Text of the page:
Although union representative Ritchie as well as resident Arzhang Kalbali who spoke during the public comment portion of the budget item both argued the city had not explored options to job layoffs, the mayor claimed City of Milpitas had for many years been doing things to save city jobs. Livengood noted since the terrorist attacks of Sept. 11, 2001 and resulting slump in the nation's economy, the city had downsized and held vacant numerous city employee positions.

"The city has 100 fewer full-time positions since 2001," Livengood said. "We have been trying many other options."

Full-time city employees were paid a gross wage that averaged $102,000 last year, with about 48 percent of the workforce in excess of $100,000. The city's rising pension and medical costs have ballooned to be better than half as much as an employee's salary.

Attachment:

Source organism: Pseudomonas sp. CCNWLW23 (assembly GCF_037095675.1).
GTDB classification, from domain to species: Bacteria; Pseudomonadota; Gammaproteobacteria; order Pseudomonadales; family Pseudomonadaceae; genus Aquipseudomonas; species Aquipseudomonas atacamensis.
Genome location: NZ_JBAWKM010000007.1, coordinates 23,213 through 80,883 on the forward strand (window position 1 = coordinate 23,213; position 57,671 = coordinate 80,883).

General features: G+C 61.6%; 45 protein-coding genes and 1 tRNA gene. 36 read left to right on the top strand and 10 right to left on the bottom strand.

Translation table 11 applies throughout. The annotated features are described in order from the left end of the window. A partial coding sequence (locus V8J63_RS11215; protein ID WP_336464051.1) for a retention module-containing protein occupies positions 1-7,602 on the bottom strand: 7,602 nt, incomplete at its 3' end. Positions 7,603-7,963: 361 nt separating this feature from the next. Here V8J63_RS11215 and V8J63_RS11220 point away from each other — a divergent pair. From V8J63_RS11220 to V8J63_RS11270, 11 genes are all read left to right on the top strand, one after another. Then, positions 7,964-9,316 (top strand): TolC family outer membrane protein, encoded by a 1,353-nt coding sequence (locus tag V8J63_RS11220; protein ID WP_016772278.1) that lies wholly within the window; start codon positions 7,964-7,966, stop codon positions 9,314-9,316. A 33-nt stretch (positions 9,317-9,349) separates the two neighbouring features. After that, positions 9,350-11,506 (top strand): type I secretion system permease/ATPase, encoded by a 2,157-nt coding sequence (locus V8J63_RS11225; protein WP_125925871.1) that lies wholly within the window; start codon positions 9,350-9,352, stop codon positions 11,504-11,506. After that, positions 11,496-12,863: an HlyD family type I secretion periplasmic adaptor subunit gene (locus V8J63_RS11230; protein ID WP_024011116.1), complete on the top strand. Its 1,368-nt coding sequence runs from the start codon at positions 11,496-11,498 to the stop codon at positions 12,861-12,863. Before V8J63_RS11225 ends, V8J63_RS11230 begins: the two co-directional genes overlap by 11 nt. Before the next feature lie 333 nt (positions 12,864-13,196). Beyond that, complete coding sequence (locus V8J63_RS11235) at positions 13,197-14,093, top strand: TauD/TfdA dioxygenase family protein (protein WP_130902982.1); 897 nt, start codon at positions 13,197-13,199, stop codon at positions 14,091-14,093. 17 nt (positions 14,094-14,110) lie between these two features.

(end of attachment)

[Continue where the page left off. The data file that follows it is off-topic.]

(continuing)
Besides job cuts, City of Milpitas plans to close next year's stated $8.7-million budget gap by using a $5-million loan payment from Milpitas Redevelopment Agency and $300,000 through cost cutting of city supplies and contract services. Staffing cuts would also include 10 vacant funded positions eliminated through attrition, saving the city $1.4 million, and laying off nine temporary employees, saving the city $200,000. No cuts to city-funded programs or services used by residents were planned, city officials indicated.

But state impacts may still be felt.